Proceedings of the Institute of Statistical Mathematics Vol. 50, No. 2, 119-132(2002)

Markov Switching Stochastic Trend Model

Morikazu Hakamata

(Department of Statistical Science,

The Graduate University for Advanced Studies)

The Graduate University for Advanced Studies)

This paper focuses on two characteristics of financial asset price movement: trend slope change and heteroscedasticity. To capture these characteristics, we propose a stochastic trend model with Markov switching slope change and ARCH (MS-SC/ARCH), and evaluate the usefulness of the MS-SC/ARCH model for the trading strategy. This model consists of a no-slope change and low volatility regime, and a slope change and high volatility regime. The time series shifts between two regimes according to the first-order Markov switching process. In the empirical analysis using TOPIX, we estimate of the effective trend slope for trading, and obtain superior performance over some other trading strategies by using the trading strategy based on the MS-SC/ARCH model.

**Key words: ARCH, heteroscedasticity, Markov switching, TOPIX, trading strategy, trend slope.**

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Proceedings of the Institute of Statistical Mathematics Vol. 50, No. 2, 133-147(2002)

the Term Structure of Interest Rates

Akihiko Takahashi

(Department of Mathematical Science, University of Tokyo)

Seisho Sato

(The Institute of Statistical Mathematics)

We have developed a new methodology for estimating the general class of term structure models based on a Monte Carlo filtering approach. We utilize the generalized state space model, which can be naturally applied to the estimation of term structure models based on Markovian processes. It is also possible to introduce measurement errors in a general way without any bias. Moreover, we illustrate our method using an affine term structure model and JGB data.

**Key words: Generalized state space model, Monte Carlo filter, interest rate model, affine term structure model.
**

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Proceedings of the Institute of Statistical Mathematics Vol. 50, No. 2, 149-164(2002)

and Their Application to Yield Curve Estimation

Yoshinori Kawasaki

(The Institute of Statistical Mathematics)

Tomohiro Ando

(Graduate School of Mathematics, Kyushu University)

There have been a considerable number of researches on estimation of yield curves. Since McCulloch (1971), utilizing cross-sectional data of coupon bonds, a method for regressing cash flows on a set of basis functions to estimate discount factors has been widely used and discussed by both academic researchers and practitioners. Attention has focused on the stability of the implied forward rate curve, and also on the optimal choice of the number of basis functions. However, there seems to be no definitive method for overcoming these shortcomings. Based on the observation that the least squares approach tends to result in a so-called \lq improper' problem, this article presents a regularization method or penalized maximum likelihood approach to stabilize the shapes of yield curves. It also proposes a Gaussian radial basis function as an alternative to commonly adopted basis functions such as McCulloch's natural cubic spline. In model determination, what is essential is the choice of regularization parameter, the number of basis and the dispersion parameter in the Gaussian radial basis function. To determine these quantities, we propose a tailor-made version of generalized information criteria (GIC) constructed in the same manner as in Konishi and Kitagawa (1996). In the final section, we show worked examples with Japanese governmental bond data. By the use of bootstrapping, we demonstrate that the forward rate curve estimated by our method is much more stable than the one derived by the cubic spline model with cross validation. It is also shown that even in a small sample case our model with Gaussian basis still gives rise to a considerably stable forward rate compared to those obtained by natural cubic spline.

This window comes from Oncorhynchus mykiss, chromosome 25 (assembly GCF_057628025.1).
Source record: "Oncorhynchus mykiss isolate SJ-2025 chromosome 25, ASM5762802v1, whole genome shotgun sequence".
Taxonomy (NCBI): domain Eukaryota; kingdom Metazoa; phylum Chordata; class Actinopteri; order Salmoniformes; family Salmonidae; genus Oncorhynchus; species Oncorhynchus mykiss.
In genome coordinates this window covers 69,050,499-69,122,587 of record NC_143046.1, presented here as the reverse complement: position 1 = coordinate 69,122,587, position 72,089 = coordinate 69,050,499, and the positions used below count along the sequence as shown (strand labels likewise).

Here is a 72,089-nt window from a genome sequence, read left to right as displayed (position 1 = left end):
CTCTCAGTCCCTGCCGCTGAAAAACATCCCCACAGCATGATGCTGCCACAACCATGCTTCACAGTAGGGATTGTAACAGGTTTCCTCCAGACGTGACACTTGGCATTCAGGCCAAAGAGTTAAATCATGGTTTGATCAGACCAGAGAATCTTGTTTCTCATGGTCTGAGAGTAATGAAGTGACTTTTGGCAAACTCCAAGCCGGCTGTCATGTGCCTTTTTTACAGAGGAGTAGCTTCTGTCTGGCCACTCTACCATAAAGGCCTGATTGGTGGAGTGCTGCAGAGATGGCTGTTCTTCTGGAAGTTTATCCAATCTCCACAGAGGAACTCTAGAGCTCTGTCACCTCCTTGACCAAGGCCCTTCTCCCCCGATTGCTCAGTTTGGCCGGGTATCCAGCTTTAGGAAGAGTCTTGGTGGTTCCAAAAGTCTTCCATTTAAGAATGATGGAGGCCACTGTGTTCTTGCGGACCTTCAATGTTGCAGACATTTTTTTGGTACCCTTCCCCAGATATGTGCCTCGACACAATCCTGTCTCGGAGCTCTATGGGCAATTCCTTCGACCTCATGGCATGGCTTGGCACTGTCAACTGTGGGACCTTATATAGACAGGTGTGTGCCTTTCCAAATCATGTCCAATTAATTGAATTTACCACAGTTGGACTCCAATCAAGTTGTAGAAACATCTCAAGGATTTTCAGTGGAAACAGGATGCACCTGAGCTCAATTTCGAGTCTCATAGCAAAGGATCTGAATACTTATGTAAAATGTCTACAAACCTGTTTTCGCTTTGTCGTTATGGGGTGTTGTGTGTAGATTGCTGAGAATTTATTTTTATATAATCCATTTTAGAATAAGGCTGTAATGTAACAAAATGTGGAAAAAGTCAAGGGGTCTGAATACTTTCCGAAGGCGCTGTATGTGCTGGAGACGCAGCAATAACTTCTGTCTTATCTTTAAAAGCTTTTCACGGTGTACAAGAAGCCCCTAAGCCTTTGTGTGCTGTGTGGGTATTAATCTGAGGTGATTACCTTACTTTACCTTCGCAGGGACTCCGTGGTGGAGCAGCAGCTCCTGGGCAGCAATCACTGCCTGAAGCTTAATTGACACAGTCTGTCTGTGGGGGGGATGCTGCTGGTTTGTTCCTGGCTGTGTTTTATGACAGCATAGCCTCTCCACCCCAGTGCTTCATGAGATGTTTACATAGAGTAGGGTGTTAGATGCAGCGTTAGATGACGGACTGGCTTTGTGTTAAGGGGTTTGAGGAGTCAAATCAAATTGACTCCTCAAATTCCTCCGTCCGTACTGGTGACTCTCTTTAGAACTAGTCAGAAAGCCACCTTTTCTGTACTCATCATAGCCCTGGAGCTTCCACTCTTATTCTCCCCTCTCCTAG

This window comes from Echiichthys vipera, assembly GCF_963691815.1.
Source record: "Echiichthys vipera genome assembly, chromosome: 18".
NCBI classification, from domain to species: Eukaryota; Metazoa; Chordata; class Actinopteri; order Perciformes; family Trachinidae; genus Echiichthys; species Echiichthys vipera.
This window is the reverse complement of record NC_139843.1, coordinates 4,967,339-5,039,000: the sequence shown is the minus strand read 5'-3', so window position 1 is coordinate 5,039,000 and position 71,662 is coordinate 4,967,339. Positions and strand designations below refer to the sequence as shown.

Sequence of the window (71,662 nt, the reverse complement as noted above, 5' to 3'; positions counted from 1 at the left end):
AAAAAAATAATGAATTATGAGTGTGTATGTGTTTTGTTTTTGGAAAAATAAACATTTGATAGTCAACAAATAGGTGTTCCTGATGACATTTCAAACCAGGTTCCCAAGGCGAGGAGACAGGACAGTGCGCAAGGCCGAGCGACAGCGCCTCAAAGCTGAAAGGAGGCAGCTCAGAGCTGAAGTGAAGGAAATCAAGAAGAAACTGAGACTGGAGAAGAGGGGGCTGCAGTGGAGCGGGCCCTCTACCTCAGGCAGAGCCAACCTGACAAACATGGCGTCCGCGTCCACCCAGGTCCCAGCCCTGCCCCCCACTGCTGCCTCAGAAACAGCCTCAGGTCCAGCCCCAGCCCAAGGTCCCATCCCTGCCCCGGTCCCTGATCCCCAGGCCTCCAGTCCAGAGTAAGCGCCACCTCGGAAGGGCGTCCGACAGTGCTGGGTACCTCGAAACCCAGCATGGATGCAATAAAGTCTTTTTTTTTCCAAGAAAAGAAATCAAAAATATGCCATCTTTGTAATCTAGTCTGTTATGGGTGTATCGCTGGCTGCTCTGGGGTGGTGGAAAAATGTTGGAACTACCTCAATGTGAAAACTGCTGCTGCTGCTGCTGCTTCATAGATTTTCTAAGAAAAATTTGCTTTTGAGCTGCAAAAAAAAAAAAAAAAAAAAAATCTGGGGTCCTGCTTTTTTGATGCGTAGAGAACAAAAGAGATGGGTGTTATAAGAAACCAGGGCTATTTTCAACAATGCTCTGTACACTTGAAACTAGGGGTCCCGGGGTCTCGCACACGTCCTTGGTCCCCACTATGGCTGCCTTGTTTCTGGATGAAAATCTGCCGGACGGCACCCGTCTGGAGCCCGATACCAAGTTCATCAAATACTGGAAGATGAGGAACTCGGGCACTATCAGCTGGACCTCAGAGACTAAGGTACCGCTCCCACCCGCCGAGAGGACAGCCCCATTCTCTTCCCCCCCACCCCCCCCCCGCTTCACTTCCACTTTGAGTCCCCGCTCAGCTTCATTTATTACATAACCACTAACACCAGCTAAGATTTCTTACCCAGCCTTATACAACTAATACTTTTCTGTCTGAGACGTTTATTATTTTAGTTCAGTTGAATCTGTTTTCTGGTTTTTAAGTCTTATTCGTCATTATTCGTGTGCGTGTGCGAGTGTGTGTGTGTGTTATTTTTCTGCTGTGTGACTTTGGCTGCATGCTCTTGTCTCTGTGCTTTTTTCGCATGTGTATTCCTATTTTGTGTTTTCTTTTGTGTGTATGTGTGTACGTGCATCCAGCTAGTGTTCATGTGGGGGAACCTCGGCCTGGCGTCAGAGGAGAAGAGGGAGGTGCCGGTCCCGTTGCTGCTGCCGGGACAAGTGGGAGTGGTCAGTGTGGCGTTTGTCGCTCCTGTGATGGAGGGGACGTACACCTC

**Key words: Yield curve, penalized likelihood, Gaussian radial basis function, generalized information criteria.
**

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Proceedings of the Institute of Statistical Mathematics Vol. 50, No. 2, 165-199(2002)

Hiroki Masuda

(Graduate School of Mathematical Sciences, University of Tokyo)

Several analytical facts relating to *GIG* (generalized inverse Gaussian) distribution on *R*_{+}and *GH* (generalized hyperbolic) distribution on *R* are reviewed. The latter is defined as a normal variance-mean mixture where the mixing distribution is the former. Recently these distributions have been applied to mathematical finance in various ways, and their great potential for modelling certain non-Gaussian variations is also presented. In particular, we refer to the fact that *GIG* and *GH* distributions possess selfdecomposability. This concept is closely related to the invariant distribution of the one-dimensional Ornstein-Uhlenbeck type process, which has recently attracted attention as a possible model of the latent volatility process in financial literature. We also briefly review a multi-dimensional version of the *GH* distribution as an appendix.

**Key words: Generalized hyperbolic distribution, generalized inverse Gaussian distribution, infinitely divisibility, normal variance-mean mixture, selfdecomposability.
**

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Proceedings of the Institute of Statistical Mathematics Vol. 50, No. 2, 201-216(2002)

Analysis of Using Ordered Logit Model and

Continuation Ratio Model

Takehiko Yasukawa

(ChuoAoyama PricewaterhouseCoopers Financial & Risk Management, Ltd.)